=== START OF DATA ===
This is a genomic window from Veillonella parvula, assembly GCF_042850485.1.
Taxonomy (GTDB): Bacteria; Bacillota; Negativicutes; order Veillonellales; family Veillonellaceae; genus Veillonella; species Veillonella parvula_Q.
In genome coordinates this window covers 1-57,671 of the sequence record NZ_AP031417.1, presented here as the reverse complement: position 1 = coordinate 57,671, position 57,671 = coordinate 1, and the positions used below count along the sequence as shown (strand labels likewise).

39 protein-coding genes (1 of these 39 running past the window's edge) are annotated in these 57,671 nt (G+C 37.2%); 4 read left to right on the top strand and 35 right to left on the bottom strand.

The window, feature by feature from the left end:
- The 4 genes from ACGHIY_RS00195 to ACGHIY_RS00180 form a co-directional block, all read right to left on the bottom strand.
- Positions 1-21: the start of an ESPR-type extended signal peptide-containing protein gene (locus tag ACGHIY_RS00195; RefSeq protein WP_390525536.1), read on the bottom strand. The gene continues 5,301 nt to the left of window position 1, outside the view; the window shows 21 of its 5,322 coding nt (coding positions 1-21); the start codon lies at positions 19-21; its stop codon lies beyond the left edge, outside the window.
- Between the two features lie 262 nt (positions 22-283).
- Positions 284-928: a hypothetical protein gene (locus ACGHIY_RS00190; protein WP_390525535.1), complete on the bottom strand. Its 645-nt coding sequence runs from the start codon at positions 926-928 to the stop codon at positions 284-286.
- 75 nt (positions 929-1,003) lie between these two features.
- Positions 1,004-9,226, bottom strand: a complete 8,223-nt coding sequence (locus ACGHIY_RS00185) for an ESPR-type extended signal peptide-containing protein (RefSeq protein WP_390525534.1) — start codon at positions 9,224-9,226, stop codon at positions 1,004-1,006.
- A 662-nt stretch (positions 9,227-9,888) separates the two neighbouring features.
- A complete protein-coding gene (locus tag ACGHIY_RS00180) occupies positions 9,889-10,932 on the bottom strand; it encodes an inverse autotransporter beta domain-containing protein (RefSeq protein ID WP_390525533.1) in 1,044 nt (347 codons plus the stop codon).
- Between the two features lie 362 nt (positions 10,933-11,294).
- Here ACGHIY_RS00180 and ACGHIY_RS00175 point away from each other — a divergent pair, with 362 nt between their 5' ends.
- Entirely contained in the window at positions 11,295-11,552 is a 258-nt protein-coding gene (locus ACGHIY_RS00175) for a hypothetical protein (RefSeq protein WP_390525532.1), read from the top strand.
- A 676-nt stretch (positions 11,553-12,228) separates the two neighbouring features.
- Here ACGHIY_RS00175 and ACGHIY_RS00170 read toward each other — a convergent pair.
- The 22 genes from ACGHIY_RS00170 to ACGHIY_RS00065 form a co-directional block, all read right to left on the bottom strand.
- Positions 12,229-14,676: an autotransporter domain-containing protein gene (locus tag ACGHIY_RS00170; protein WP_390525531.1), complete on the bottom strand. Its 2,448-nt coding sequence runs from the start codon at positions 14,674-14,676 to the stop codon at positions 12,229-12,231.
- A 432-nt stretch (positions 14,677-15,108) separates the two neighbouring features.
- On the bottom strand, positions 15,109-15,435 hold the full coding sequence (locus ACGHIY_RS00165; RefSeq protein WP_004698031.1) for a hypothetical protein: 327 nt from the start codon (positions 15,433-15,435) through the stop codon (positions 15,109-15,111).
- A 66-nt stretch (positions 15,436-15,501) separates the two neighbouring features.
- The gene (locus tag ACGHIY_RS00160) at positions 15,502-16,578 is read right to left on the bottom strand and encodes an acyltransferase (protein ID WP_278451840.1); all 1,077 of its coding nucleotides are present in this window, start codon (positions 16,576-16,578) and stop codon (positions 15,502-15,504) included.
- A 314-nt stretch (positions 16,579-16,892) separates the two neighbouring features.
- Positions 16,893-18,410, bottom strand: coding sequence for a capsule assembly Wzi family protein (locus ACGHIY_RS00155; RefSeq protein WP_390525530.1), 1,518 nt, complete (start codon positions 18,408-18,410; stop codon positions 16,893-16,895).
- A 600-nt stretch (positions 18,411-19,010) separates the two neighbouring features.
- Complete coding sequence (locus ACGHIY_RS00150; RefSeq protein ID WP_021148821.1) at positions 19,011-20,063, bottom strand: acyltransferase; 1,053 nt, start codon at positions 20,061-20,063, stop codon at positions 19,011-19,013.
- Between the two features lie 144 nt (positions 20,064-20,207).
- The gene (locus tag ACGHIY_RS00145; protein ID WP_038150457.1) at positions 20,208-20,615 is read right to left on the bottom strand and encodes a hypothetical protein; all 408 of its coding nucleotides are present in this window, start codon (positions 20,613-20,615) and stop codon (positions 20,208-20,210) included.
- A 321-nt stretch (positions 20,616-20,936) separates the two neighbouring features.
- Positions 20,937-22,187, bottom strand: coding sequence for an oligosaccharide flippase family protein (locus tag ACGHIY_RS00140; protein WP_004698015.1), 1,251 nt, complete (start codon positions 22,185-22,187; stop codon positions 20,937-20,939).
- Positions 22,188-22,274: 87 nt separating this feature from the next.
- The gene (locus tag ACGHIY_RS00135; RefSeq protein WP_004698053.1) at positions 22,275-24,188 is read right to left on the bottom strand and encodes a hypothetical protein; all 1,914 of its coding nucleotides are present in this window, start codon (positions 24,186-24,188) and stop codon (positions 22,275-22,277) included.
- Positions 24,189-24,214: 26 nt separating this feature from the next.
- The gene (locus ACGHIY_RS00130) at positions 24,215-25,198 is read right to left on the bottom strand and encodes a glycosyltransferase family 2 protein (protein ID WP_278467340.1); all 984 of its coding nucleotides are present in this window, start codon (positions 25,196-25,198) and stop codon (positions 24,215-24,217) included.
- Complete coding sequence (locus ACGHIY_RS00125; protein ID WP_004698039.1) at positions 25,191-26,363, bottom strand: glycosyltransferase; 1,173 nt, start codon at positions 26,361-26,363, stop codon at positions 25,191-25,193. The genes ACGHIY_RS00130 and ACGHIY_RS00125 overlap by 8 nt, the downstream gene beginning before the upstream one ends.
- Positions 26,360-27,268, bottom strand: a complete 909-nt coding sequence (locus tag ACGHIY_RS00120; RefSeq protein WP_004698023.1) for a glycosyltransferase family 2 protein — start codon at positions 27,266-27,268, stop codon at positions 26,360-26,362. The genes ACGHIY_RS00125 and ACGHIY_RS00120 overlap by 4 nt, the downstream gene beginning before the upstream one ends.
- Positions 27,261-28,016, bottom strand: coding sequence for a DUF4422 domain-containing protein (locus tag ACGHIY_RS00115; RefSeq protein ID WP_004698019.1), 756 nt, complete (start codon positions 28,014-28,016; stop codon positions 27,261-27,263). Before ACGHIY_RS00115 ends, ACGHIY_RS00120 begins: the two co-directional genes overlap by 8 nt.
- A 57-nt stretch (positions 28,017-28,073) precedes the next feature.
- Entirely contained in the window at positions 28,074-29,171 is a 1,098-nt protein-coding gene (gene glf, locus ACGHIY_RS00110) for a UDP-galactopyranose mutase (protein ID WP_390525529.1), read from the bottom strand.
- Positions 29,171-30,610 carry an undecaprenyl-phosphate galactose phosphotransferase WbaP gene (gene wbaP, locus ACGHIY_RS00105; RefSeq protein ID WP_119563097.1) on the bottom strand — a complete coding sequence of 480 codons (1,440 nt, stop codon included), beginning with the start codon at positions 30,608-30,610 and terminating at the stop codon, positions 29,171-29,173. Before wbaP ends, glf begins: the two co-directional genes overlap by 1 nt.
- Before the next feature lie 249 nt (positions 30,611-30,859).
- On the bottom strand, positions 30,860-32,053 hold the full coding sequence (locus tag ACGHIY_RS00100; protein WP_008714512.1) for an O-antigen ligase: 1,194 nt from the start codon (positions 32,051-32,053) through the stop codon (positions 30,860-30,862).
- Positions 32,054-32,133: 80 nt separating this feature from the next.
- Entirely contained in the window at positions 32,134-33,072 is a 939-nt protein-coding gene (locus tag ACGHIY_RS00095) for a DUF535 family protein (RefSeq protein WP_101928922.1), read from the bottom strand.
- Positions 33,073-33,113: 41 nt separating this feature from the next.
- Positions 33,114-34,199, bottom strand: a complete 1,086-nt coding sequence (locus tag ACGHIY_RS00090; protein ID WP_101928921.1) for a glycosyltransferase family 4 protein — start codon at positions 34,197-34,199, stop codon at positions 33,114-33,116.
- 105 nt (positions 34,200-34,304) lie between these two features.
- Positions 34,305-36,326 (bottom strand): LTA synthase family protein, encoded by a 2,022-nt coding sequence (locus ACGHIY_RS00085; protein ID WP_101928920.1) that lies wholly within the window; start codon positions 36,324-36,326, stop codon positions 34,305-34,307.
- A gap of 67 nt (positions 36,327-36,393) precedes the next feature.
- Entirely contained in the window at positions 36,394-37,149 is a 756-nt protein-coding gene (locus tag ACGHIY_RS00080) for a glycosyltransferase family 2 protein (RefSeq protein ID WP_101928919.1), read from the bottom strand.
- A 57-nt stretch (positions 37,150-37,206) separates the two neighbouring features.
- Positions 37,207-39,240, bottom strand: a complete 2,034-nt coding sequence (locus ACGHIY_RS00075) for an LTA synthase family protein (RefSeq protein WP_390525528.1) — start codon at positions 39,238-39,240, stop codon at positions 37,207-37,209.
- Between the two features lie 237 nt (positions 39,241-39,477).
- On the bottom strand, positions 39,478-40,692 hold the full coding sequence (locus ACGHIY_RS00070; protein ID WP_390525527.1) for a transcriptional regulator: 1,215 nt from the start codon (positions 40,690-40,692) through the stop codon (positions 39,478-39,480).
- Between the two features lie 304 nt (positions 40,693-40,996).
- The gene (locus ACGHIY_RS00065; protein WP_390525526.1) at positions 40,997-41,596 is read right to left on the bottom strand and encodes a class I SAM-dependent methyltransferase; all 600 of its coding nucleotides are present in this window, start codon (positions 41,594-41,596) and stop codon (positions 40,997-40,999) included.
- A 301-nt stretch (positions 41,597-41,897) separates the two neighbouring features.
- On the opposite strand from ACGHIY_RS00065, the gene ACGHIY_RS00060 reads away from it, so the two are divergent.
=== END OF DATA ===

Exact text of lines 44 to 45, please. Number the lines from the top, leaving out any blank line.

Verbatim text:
- On the bottom strand, positions 30,860-32,053 hold the full coding sequence (locus tag ACGHIY_RS00100; protein WP_008714512.1) for an O-antigen ligase: 1,194 nt from the start codon (positions 32,051-32,053) through the stop codon (positions 30,860-30,862).
- Positions 32,054-32,133: 80 nt separating this feature from the next.